For players in the sale of antiquities, a key “safe” date is November 1970. That was when the UNESCO convention met to hammer out an international treaty meant to prevent the illegal import and export of cultural property. If an object’s provenance-that is, its history of import, export and ownership-cannot be traced back to November 1970, many people in the U.S. antiquities trade won’t deal with it. This is where any confusion regarding the three ancient Greek Christie’s lots comes from: a lack of detailed provenance. Lot 112 has the oldest history, with a provenance going back to 1984, but the Christie’s description merely reads: “Anonymous sale, Sotheby’s New York, July 1984,” indicating that it has been in this country for some years. The other two go back only to the early 1990s, and mention previous sales at Sotheby’s or Christie’s. (Both Christie’s and Sotheby’s have faced legal repercussions, lawsuits and claims regarding items on the block in the past, but the frequency of such claims has fallen sharply in the last decade.) But 1970 provenance is merely an ethical standard, not a legal one. Nonetheless, masterpieces, even at discounted prices, aren’t making their way to (public) market, because sellers and buyers are worried about lawsuits.
In 2008, Italy struck a deal with Ms. White for the return of 10 objects-ironically, some of them Greek-in Ms. White’s private collection, several of which Italian authorities said had been traced back to the Medici warehouse. Nine of the 10 have been returned, with the final repatriation scheduled to happen sometime this year. Ms. White could not be reached for comment.
At the Getty, even after years of negotiations, the repatriations aren’t over yet: One “very major work” (Cult Statue of a Goddess) will be returned by the Getty to Italy at the end of this year, said Mr. Clark.
Florent Heintz, head of the Sotheby’s antiquities department, talked about the significant research involved prior to the offering on June 11 of a second-century marble bust of Athena. Priced at $600,000 to $900,000, it’s one of the highlights of the upcoming sale at Sotheby’s. According to Mr. Heintz, the auction house was able to trace the provenance back to the early 1950s using photographs of past owners with the object, receipts from its restoration and invoices from when the statue was put into storage. Sometimes it’s not so simple, he added. People don’t always save such documents. “We basically have to take people’s word for it,” Mr. Heintz said. “We try to use our best judgment.”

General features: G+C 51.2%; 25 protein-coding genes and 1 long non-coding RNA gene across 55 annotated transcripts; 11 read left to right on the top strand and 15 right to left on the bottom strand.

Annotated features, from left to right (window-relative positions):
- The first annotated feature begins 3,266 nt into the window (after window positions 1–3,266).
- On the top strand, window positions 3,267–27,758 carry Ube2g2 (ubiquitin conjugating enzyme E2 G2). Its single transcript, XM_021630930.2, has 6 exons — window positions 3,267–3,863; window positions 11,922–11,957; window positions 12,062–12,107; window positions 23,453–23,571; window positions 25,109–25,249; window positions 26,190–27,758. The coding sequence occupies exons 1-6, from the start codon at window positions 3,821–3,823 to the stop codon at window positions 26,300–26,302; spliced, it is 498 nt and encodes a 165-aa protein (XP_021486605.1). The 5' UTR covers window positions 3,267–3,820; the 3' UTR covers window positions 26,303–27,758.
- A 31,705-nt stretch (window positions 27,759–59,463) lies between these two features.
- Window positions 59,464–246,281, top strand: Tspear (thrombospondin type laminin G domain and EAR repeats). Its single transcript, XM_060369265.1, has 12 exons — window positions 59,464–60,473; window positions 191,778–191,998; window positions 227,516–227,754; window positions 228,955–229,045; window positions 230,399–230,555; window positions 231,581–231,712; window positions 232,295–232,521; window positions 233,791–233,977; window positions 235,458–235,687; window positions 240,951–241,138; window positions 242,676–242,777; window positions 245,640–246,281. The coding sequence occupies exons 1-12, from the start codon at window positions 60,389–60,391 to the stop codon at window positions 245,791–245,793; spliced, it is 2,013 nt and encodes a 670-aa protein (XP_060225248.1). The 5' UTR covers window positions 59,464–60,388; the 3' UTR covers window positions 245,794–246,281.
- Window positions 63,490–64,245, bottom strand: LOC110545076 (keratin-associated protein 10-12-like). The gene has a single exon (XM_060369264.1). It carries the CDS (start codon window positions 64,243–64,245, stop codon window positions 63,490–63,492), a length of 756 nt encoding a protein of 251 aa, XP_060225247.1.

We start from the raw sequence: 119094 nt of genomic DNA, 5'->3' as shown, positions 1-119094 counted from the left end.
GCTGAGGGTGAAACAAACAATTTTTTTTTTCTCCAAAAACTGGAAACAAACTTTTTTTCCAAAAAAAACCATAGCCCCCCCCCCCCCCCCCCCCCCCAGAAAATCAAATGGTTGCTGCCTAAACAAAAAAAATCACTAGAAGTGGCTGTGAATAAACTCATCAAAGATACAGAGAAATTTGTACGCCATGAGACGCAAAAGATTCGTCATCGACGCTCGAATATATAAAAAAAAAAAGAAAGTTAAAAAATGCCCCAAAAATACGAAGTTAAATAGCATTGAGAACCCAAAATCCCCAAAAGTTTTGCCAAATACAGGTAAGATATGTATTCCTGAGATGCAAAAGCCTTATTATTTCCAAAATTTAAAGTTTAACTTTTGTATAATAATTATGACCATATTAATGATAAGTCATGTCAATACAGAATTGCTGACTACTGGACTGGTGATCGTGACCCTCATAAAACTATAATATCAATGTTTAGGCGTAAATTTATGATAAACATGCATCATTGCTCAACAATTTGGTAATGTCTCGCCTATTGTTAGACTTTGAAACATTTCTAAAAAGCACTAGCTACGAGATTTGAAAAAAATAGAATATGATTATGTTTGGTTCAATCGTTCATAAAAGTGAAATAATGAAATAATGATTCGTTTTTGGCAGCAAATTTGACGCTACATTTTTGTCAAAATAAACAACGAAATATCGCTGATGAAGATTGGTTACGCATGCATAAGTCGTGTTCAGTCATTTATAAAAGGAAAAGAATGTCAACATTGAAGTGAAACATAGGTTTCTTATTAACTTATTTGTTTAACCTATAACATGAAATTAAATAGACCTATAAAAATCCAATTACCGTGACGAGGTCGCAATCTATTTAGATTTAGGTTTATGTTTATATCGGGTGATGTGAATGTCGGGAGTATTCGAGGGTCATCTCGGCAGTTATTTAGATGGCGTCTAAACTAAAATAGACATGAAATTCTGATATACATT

The matter is frustratingly complicated, with disputes ranging from items allegedly smuggled out of the country-emphasis on “allegedly”-to ones simply without the right paperwork. Collectors declined to comment, but dealer Torkom Demirjian, owner of Ariadne Galleries on Madison Avenue, said he bought a Byzantine capital (the top adornment of a column in ancient architecture) at a public Italian auction with a “very well-cataloged, very well-illustrated” provenance several years ago. The Italian government would not allow Mr. Demirjian, who has faced repatriation claims in the past, to take the capital back to the States. His only option was to find an Italian buyer to purchase the object. He found one, but three months ago, he was sued by the Italian Ministry of Culture for moving the object from Venice, where he bought it, to Florence. He didn’t inform the Italian government of the move, he said, which is against Italian law. This gave them an opening to sue Mr. Demirjian to keep the capital, he said. “The American government will do nothing to help me, even though I did everything by the book,” he said.
He misses the good ol’ days.
“People did acquire things when it was not customary to have paper trails-it was true of art from all periods,” said Mr. Demirjian. “All of a sudden we come to 1970, and there is a shift requiring provenance information. To apply a very new rule for an old practice doesn’t really make sense.”
Of course, we apply lots of new laws to correct past wrongs. Oscar White Muscarella, an archaeologist recently retired from the Metropolitan Museum of Art, is a major proponent in keeping ancient art where it was found. The Met fired him in the early ’70s after he publicly accused the museum of purchasing a stolen Greek vase. Mr. Muscarella sued for his job back and won. He’s spoken loudly against plunder and illegal excavation in the decades since. “Archaeology is love,” he said. “Plunder is rape. People are hung up on collecting art as an expression of their wealth.”
Mr. Demirjian, understandably, disagrees. “if I were Italy, I would give money to America to have their cultural representation here,” he added. “Who can tell me today that a Roman urn in New York is less a Roman urn than in Italy? The idea that everything should be locked in a geographic boundary is a stupid, ridiculous idea.”